Coffee Prices Take it on the Chin--Largest Crop Estimates, Harvest pressure
While there has been much talk about a bull market in coffee (NYSEARCA:JO) again, I have been reluctant to paint such an outlook the last 2 months. Much of the "news" about the poor Brazilian crop is in the market, and harvest pressure and no freeze potential has pressured prices. Plus Colombia is expecting a big crop and will offset some of the shortfall of Brazilian production. Nevertheless, longer term, it is possible that after more of a wipeout in prices, that come late summer or fall, a weak El Nino could affect Brazilian production. We are also watching Vietnam dryness, which could be a factor, later.
From some of my sources, the Brazilian coffee crop this year may be worse than the market expects. Hence, we may be getting to the point, that coffee prices do not have a lot more downside, especially since soil moisture levels may run low heading into fall. However, it would not surprise me if harvest pressure takes coffee back close to $1.60 first in the next few weeks unless there is cold weather potential (a tough call about this market for now)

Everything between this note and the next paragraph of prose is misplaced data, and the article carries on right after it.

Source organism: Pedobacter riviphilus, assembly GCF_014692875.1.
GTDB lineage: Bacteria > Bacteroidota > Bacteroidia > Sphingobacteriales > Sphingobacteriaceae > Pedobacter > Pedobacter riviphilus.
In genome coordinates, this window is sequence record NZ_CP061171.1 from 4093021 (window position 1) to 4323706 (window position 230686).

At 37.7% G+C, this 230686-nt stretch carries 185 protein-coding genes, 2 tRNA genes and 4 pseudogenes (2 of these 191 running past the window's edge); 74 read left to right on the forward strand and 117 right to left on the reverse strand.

Weak Indian Monsoon will put a Floor on Sugar Prices
The world has seen 3-4 years of increased global sugar production. Also, harvest weather for the Brazilian crop has gone well, after a drought reduced situation last winter. Hence, while I don't expect the explosive nature in sugar prices (NYSEARCA:CANE), as I did in coffee last winter, the charts below reveal the relationship of sugar prices rallying during El Ninos. Typically this happens in the summer and or fall, but not in the winter, during the normal height of most El Ninos.
The Indian Monsoon has been weak with below normal rainfall (right map) in red.
SOURCE OF MAP ABOVE: Indian Meteorological Center
The relationship below of weak and strong El Ninos with sugar prices. Historically, about 70% of the time with the approach of even a weak El Nino, sugar prices rally during the summer, or fall.